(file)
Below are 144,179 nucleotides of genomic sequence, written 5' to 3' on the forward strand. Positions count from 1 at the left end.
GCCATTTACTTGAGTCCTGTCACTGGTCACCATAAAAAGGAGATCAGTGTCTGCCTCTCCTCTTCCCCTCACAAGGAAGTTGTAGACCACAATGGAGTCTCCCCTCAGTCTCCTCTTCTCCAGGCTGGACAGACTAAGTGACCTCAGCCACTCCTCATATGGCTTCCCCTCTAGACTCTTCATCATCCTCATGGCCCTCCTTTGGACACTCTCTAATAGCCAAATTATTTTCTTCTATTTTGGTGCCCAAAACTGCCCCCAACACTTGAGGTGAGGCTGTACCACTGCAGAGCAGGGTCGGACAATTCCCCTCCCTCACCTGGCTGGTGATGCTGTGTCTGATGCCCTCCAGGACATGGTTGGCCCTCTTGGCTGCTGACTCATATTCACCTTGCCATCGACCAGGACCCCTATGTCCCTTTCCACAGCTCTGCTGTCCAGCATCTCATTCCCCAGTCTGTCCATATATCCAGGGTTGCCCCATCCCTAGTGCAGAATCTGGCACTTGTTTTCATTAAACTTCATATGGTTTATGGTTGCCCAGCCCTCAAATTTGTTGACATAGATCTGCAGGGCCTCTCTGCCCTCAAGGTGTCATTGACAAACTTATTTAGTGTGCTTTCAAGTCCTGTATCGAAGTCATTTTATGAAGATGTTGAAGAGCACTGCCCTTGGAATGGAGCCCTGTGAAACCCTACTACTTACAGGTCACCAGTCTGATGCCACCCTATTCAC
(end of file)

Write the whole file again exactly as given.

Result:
Below are 144,179 nucleotides of genomic sequence, written 5' to 3' on the forward strand. Positions count from 1 at the left end.
GCCATTTACTTGAGTCCTGTCACTGGTCACCATAAAAAGGAGATCAGTGTCTGCCTCTCCTCTTCCCCTCACAAGGAAGTTGTAGACCACAATGGAGTCTCCCCTCAGTCTCCTCTTCTCCAGGCTGGACAGACTAAGTGACCTCAGCCACTCCTCATATGGCTTCCCCTCTAGACTCTTCATCATCCTCATGGCCCTCCTTTGGACACTCTCTAATAGCCAAATTATTTTCTTCTATTTTGGTGCCCAAAACTGCCCCCAACACTTGAGGTGAGGCTGTACCACTGCAGAGCAGGGTCGGACAATTCCCCTCCCTCACCTGGCTGGTGATGCTGTGTCTGATGCCCTCCAGGACATGGTTGGCCCTCTTGGCTGCTGACTCATATTCACCTTGCCATCGACCAGGACCCCTATGTCCCTTTCCACAGCTCTGCTGTCCAGCATCTCATTCCCCAGTCTGTCCATATATCCAGGGTTGCCCCATCCCTAGTGCAGAATCTGGCACTTGTTTTCATTAAACTTCATATGGTTTATGGTTGCCCAGCCCTCAAATTTGTTGACATAGATCTGCAGGGCCTCTCTGCCCTCAAGGTGTCATTGACAAACTTATTTAGTGTGCTTTCAAGTCCTGTATCGAAGTCATTTTATGAAGATGTTGAAGAGCACTGCCCTTGGAATGGAGCCCTGTGAAACCCTACTACTTACAGGTCACCAGTCTGATGCCACCCTATTCAC